[1913] SIVQ Image Analysis: A High-Throughput Morphology Discovery Tool for Surgical Pathologists.

Jason Hipp, Jerome Cheng, Jeff Hanson, Wusheng Yan, Jaime Rodriguez-Canales, Jennifer Hipp, Michael Tangrea, Michael R Emmert-Buck, Shing Han, Stephen Hewitt, James Monaco, Anant Madabhushi, Ulysses Balis. University of Michigan, Ann Arbor; National Institutes of Health, National Cancer Institute, Bethesda, MD; Rutgers University, Piscataway, NJ

Background: Spatially-Invariant Vector Quantization (SIVQ) is an image analysis algorithm based on morphologic and histopathologic pattern matching. Training to identify features is not required and is as simple as clicking on a particular morphologic feature. It has very high selectivity as compared to conventional morphometric approaches; and can be performed in a matter of minutes on a laptop.
Design: SIVQ was used to identify breast calcifications, microorganisms, breast epithelium and stroma, normal esophagus and tumor.
SIVQ was also integrated with an existing high-performance algorithm (probabilistic pairwise Markov model, PPMM) for the identification of prostate cancer.
SIVQ was integrated into the workflow of the Arcturus XT laser capture microdissection (LCM) instrument to dissect frozen esophageal normal and tumor tissue.
Results: SIVQ was used to analyze breast biopsy cases of patients with ultrasound densities, and count the percentages of stroma and epithelial components. The total run-time to identify and “paint” the epithelium and stroma of 500 breast images with SIVQ was under 15 hours.
SIVQ was integrated it into an existing algorithm (PPMM) for the identification of prostate cancer. By combining SIVQ's ability to identify the malignant morphology with PPMM's ability to identify abnormal luminal architecture, we show that the synergistic algorithm's cancer detection capability is superior to that of either algorithm individually. This approach is unique in that it models the “thought process” of a pathologist working up a prostate cancer case.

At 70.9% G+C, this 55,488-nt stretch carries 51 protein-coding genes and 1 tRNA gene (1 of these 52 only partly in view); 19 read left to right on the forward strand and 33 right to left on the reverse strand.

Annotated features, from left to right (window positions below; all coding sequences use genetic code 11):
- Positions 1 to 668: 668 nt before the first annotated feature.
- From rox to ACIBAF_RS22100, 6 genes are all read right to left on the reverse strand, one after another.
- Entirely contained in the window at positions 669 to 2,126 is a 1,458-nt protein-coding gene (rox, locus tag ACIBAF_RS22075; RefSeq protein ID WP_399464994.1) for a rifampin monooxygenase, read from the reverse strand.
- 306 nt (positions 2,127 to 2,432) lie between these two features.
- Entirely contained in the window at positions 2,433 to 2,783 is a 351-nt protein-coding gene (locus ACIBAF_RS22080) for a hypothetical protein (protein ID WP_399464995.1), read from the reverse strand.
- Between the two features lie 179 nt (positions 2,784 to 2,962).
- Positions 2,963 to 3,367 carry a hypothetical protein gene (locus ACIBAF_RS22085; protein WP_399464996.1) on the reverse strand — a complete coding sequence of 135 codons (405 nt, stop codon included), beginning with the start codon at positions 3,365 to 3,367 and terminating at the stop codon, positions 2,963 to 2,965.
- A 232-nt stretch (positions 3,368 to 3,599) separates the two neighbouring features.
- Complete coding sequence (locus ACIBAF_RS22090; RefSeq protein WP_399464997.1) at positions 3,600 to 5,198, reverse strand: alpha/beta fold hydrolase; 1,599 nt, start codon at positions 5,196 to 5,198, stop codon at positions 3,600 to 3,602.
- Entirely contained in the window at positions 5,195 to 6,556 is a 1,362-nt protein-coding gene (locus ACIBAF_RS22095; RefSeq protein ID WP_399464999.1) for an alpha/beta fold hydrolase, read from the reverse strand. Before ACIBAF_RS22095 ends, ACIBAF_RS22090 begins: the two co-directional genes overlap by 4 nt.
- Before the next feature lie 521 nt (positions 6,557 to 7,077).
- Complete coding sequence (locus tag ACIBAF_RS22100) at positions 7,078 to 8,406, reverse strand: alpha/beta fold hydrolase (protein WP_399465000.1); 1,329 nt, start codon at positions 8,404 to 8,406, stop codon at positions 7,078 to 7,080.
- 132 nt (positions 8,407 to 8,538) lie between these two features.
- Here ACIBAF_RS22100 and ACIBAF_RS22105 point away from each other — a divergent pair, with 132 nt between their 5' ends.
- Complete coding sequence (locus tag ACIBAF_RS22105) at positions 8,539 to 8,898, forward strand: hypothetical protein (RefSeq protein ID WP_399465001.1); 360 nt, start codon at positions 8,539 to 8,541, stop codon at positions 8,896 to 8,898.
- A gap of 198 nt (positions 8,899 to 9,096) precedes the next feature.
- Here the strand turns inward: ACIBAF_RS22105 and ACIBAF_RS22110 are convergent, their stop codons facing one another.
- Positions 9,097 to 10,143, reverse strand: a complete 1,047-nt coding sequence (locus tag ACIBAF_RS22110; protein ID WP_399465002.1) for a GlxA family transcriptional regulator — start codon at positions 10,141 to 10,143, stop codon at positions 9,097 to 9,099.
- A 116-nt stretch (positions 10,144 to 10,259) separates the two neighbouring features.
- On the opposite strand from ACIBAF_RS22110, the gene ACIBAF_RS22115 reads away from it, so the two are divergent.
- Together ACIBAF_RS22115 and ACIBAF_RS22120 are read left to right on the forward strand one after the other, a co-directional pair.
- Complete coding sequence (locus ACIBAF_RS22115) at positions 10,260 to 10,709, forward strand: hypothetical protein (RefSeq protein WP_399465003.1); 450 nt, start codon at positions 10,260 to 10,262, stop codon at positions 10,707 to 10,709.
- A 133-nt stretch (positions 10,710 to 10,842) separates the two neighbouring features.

SIVQ was then applied to LCM. Samples of normal and tumor epithelium were profiled on the Affymetrix Genechip and compared to the gold standard, LCM by hand. Dendrograms, were highly similar to each other, thus supporting equivalency between the two dissection methods (manual vs. automated).
Conclusions: Here we demonstrate that SIVQ serves as a high-throughput morphologic analysis and selection tool to assist surgical pathologists.
SIVQ enables high-throughput clinical studies, such as extraction of percentages of specific cell types from whole-slide images.
Integration of SIVQ with LCM significantly improves the work-flow of microdissection by: 1) enabling the collection of large preparative amounts of morphologically-constrained biologic material for high-throughput expression studies and 2) significantly decreasing human-contact machine time.
Category: Techniques

Monday, February 28, 2011 1:00 PM

Poster Session II # 281, Monday Afternoon


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